4th Grade Parents,
I sent the following letter home as a hard copy last week in the Eagle Express but wanted to include some additional information. Tomorrow I will begin pulling students out of art class for a few minutes to try brass mouthpieces. This will help them to begin to narrow down which instruments they may want to play. Here is a great website that includes videos about each instrument. We did not watch this in class, but I told them that I would be giving it to you so that they can view the videos at home. Keep your eyes peeled for the beginning band/choir sign-up form in the June mailing!
Fifth grade is a special year – the year that the majority of band students across the country first begin learning their instruments. In fact, it’s usually the only opportunity that students get to learn the foundations of playing a band instrument. Joining band at an older age requires a great number of private lessons outside of school to get caught up.
Hopefully your child came home today excited to join beginning band next year because today they heard about the benefits of being in band and were introduced to the various instruments.
Before the end of the school year, each fourth grader will be given the opportunity to try brass mouthpieces, do some finger coordination exercises, and echo rhythms with me. These indicators will allow me to make instrument recommendations for each student. As I’ve told them though, the most important factor is whether or not you enjoy the sound of the instrument. If they would like to actually try a few instruments, stores like Instrumental Music Center on Speedway and Kolb will allow young students to try 2-3 instruments with their staff.
Over the summer, you will receive a beginning band/choir sign-up sheet. All 5th grade students participate in either band or choir, rather than the traditional music class.
According to a 2009 Gallup Poll, “85 percent of Americans who don’t currently play an instrument wish they had learned to play one.” The St. Michael’s band program is a great place to start! Please don’t hesitate to contact me if you have any questions.
Students apply their knowledge of circuitry and electromagnetism to build a telegraph. They invent a code and use their telegraphs to send messages to each other. Finally, they take on the long-distance challenge by wiring two telegraph units together using long wires.
There will be a quiz on Friday, May 5. A study guide will be given and a short review will take place on Wednesday. Students are always encouraged to take their notebooks and textbooks home to help them study.
Fourth grade students will be taking a field trip on Thursday, April 27. We will be going to the Old Pueblo Archaeology Center in Tucson. Students will participate in the excavation of Old Pueblo Archaeology Center’s OPEN3 model archaeological site. Permission slips will go home next week. Thank you to all who volunteered to drive!
The students did a great job with their poems yesterday for Declamation Day! They were eager to recite and nervous at the same time. It was a wonderful experience for them! The student from 4A who will be reciting on Friday is Alex Nordstrom! Congratulations, Alex, on a job well done!
Students read about energy today and explored evidence of energy when sound, heat, and light are produced, and when objects are in motion. They watched a candle burn (time-lapsed!) and produced their own sound using vibration and melted ice in their hands to see the evidence of heat.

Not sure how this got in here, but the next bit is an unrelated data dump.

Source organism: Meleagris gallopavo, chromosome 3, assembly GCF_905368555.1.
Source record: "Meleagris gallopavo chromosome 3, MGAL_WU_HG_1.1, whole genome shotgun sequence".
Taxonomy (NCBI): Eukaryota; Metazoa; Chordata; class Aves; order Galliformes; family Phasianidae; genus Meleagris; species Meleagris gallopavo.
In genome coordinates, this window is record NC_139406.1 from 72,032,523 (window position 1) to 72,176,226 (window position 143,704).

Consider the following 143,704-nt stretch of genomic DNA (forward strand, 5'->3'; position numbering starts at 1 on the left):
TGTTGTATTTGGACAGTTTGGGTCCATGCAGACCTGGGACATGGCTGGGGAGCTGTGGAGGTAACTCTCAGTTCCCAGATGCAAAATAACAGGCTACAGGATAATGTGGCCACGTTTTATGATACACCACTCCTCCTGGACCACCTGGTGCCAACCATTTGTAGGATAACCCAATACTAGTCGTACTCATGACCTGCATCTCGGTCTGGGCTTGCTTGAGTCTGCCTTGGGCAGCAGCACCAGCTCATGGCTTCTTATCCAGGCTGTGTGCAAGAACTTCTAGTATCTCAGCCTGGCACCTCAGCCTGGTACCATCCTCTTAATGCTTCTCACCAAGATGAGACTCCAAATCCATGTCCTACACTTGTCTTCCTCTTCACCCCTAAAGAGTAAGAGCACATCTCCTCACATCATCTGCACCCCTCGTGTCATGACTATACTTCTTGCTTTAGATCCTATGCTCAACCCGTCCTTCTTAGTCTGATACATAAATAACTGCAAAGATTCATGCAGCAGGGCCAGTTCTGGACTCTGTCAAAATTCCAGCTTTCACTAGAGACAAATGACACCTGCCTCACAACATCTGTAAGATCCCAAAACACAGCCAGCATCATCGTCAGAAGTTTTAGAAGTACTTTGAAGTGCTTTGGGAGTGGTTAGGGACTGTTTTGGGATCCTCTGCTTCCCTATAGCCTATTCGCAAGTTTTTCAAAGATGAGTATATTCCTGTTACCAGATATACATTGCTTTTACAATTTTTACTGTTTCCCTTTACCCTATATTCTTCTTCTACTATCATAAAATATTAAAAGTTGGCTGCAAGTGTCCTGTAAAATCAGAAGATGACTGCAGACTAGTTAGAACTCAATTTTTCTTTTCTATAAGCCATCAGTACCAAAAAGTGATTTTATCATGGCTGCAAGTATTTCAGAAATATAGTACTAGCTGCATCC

Later this week, students will explore series and parallel circuits and compare the functioning of the components in each circuit. They formulate and justify their predictions, based on their observations of electricity transferring energy to produce light and motion. D-cells and solar cells are used as energy sources. Students also learn about alternative energy sources.
Declamation Day for grades 4 and 5 is Tuesday, March 28, from 1:30-3:00 in the Parish Center. Students must select and memorize a poem written by a literary poet such as Edgar Allen Poe, Robert Louis Stevenson, Browning, etc. We do not want children reciting poems by poets such as Silverstein or Prelutsky. Poems should be at least 12 lines in length and no longer than 18 lines. If a student chooses a longer poem, they may recite a portion to meet the requirements. Students will have limited practice time in the class. It is suggested that they memorize the poem in chunks such as two or three lines per night.
Students should understand the poem and recite it with the correct feeling, tone, and inflection. They will be doing their recitation in front of third, fourth, and fifth grade classes. Parents are invited and encouraged to attend.
Most of the students in 4A have chosen a poem and are encouraged to begin memorization as soon as possible. Please let me know if you have any questions.
Enrollment contracts are due Wednesday, February 15, 2017 for the 2017-2018 school year. Students will be able to participate in a free dress day for having contracts in by that time. The date for this will be announced.
Tuesday, February 14 is Valentine’s Day. Students may bring valentines to share in class. If your child chooses to bring valentines, they must include a valentine for everyone in the class. There are 14 students in class. Students may also share with 4B students as long as they include everyone in 4B (14 students). We will decorate bags for valentines on Monday, February 13. This is also a relaxed dress day. Students are encouraged to wear “valentine” colors such as red, pink, purple, etc.
¿Qué día es hoy? This is just one of the many questions we have been learning to ask about the calendar. We have also been reviewing the days of the week as well as the months of the year. We are also working with the verb “ir” so we can talk about going to different places. Next, it is time for a puppet show! Students will be making puppets and producing a show in Spanish!